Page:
[0029] The collagen II material may be used to provide a matrix for the particulate bone mineral from which shaped articles may be formed. In this case, it is possible to use Collagen II together with a gel forming macromolecular substance such as gelatin. The weight ratio of the fibrous material to the bone mineral may, for example, be in the range 1:40 to 3:20 e.g. about 1:10. The gel phase advantageously amounts to 2 to 20% by weight of the bone mineral, e.g. about 5%. Where gelatin is used as the gel phase, it may be lightly cross-linked, e.g. with about 0.28 formaldehyde.

[0030] The bone mineral preferably is from spongifosa bone, and is linked with the collagen II fibers to add physical strength to the matrix. In preferred embodiments, the bone mineral/collagen product according to the present invention is used as a matrix to regenerate cartilage defects in articulating joints where additionally bone loss is present.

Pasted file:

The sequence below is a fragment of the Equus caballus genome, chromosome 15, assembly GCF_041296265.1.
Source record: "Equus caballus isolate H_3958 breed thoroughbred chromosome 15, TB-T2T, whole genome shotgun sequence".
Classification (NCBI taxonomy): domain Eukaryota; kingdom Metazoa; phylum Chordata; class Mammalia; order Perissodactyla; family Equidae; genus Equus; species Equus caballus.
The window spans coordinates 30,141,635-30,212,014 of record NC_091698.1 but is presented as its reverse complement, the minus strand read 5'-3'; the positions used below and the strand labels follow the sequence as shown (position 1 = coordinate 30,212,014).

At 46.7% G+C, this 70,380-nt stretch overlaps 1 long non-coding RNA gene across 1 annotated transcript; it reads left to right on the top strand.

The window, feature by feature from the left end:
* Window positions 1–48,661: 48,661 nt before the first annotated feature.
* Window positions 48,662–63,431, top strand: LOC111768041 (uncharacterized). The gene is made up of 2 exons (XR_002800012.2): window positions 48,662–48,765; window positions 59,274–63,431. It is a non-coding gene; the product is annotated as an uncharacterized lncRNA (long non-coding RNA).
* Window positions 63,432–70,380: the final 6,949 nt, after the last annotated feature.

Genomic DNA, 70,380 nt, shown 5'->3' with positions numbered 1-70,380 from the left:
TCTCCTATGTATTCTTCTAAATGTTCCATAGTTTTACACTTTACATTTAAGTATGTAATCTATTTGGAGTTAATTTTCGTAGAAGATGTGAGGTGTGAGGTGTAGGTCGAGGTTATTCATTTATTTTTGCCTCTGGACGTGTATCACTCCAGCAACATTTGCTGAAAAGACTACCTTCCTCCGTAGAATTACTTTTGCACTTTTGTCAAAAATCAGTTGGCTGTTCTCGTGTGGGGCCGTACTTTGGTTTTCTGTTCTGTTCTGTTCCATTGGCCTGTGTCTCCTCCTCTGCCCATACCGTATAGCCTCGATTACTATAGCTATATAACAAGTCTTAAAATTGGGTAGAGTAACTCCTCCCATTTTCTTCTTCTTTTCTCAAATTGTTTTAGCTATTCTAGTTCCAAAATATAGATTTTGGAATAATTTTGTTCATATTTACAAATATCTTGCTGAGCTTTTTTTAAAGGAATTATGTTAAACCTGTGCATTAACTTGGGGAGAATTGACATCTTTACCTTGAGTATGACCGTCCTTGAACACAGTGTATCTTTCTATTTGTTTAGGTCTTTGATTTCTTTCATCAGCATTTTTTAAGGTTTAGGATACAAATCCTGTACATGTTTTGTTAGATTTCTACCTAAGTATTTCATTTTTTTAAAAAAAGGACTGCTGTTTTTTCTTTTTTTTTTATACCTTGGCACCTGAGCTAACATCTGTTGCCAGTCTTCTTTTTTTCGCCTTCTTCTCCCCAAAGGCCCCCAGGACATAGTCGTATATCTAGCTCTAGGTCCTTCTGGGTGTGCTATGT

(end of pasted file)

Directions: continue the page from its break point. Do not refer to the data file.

[0031] The bone mineral product according to the invention may be used for cartilage regeneration in knees, feet, spine, etc., and as a remodeling implant or prosthetic bone replacement, for example in orthopedic surgery including hip revisions, replacement of bone loss, e.g. in traumatology, remodeling in maxillo-facial surgery or filling periodontal defects and tooth extraction sockets, including ridge augmentation. The impregnated particulate material of the invention may thus be used for packing into a variety of bone cavities and its reduced brittleness is significant in aiding the handling and packing procedure.